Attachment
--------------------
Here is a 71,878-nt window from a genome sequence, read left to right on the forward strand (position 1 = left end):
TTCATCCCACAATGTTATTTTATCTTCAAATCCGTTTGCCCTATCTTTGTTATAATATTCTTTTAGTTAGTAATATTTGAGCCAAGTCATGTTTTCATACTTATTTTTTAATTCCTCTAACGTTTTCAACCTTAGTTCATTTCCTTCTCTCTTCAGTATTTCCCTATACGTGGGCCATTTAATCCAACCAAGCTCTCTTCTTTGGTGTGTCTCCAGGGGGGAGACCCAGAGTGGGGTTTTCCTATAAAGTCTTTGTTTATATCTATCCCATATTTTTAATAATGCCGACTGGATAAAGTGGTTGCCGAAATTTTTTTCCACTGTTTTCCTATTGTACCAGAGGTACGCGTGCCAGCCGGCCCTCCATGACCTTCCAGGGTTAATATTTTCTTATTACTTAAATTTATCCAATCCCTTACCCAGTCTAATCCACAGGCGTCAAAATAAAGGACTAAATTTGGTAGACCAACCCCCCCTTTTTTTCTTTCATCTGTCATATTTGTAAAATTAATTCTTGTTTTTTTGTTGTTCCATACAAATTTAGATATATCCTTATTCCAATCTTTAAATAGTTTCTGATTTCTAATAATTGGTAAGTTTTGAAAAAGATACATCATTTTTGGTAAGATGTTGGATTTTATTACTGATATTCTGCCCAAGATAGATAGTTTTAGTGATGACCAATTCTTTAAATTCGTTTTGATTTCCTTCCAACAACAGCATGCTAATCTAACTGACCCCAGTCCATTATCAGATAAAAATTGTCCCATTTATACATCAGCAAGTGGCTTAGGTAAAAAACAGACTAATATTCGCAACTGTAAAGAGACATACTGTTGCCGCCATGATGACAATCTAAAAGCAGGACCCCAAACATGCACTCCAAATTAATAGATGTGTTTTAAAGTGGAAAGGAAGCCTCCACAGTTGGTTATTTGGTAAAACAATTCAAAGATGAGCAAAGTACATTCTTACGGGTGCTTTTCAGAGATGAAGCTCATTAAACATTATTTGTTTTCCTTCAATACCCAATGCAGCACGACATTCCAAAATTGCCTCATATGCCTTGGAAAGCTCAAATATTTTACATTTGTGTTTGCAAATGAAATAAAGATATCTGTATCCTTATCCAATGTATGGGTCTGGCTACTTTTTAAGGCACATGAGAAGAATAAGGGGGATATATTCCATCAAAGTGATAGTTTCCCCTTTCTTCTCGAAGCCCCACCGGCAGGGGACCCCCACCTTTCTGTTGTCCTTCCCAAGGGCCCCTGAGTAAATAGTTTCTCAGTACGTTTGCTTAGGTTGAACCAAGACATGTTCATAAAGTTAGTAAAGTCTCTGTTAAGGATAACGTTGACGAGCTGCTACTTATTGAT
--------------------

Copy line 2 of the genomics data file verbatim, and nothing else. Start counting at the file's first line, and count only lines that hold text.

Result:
TTCATCCCACAATGTTATTTTATCTTCAAATCCGTTTGCCCTATCTTTGTTATAATATTCTTTTAGTTAGTAATATTTGAGCCAAGTCATGTTTTCATACTTATTTTTTAATTCCTCTAACGTTTTCAACCTTAGTTCATTTCCTTCTCTCTTCAGTATTTCCCTATACGTGGGCCATTTAATCCAACCAAGCTCTCTTCTTTGGTGTGTCTCCAGGGGGGAGACCCAGAGTGGGGTTTTCCTATAAAGTCTTTGTTTATATCTATCCCATATTTTTAATAATGCCGACTGGATAAAGTGGTTGCCGAAATTTTTTTCCACTGTTTTCCTATTGTACCAGAGGTACGCGTGCCAGCCGGCCCTCCATGACCTTCCAGGGTTAATATTTTCTTATTACTTAAATTTATCCAATCCCTTACCCAGTCTAATCCACAGGCGTCAAAATAAAGGACTAAATTTGGTAGACCAACCCCCCCTTTTTTTCTTTCATCTGTCATATTTGTAAAATTAATTCTTGTTTTTTTGTTGTTCCATACAAATTTAGATATATCCTTATTCCAATCTTTAAATAGTTTCTGATTTCTAATAATTGGTAAGTTTTGAAAAAGATACATCATTTTTGGTAAGATGTTGGATTTTATTACTGATATTCTGCCCAAGATAGATAGTTTTAGTGATGACCAATTCTTTAAATTCGTTTTGATTTCCTTCCAACAACAGCATGCTAATCTAACTGACCCCAGTCCATTATCAGATAAAAATTGTCCCATTTATACATCAGCAAGTGGCTTAGGTAAAAAACAGACTAATATTCGCAACTGTAAAGAGACATACTGTTGCCGCCATGATGACAATCTAAAAGCAGGACCCCAAACATGCACTCCAAATTAATAGATGTGTTTTAAAGTGGAAAGGAAGCCTCCACAGTTGGTTATTTGGTAAAACAATTCAAAGATGAGCAAAGTACATTCTTACGGGTGCTTTTCAGAGATGAAGCTCATTAAACATTATTTGTTTTCCTTCAATACCCAATGCAGCACGACATTCCAAAATTGCCTCATATGCCTTGGAAAGCTCAAATATTTTACATTTGTGTTTGCAAATGAAATAAAGATATCTGTATCCTTATCCAATGTATGGGTCTGGCTACTTTTTAAGGCACATGAGAAGAATAAGGGGGATATATTCCATCAAAGTGATAGTTTCCCCTTTCTTCTCGAAGCCCCACCGGCAGGGGACCCCCACCTTTCTGTTGTCCTTCCCAAGGGCCCCTGAGTAAATAGTTTCTCAGTACGTTTGCTTAGGTTGAACCAAGACATGTTCATAAAGTTAGTAAAGTCTCTGTTAAGGATAACGTTGACGAGCTGCTACTTATTGAT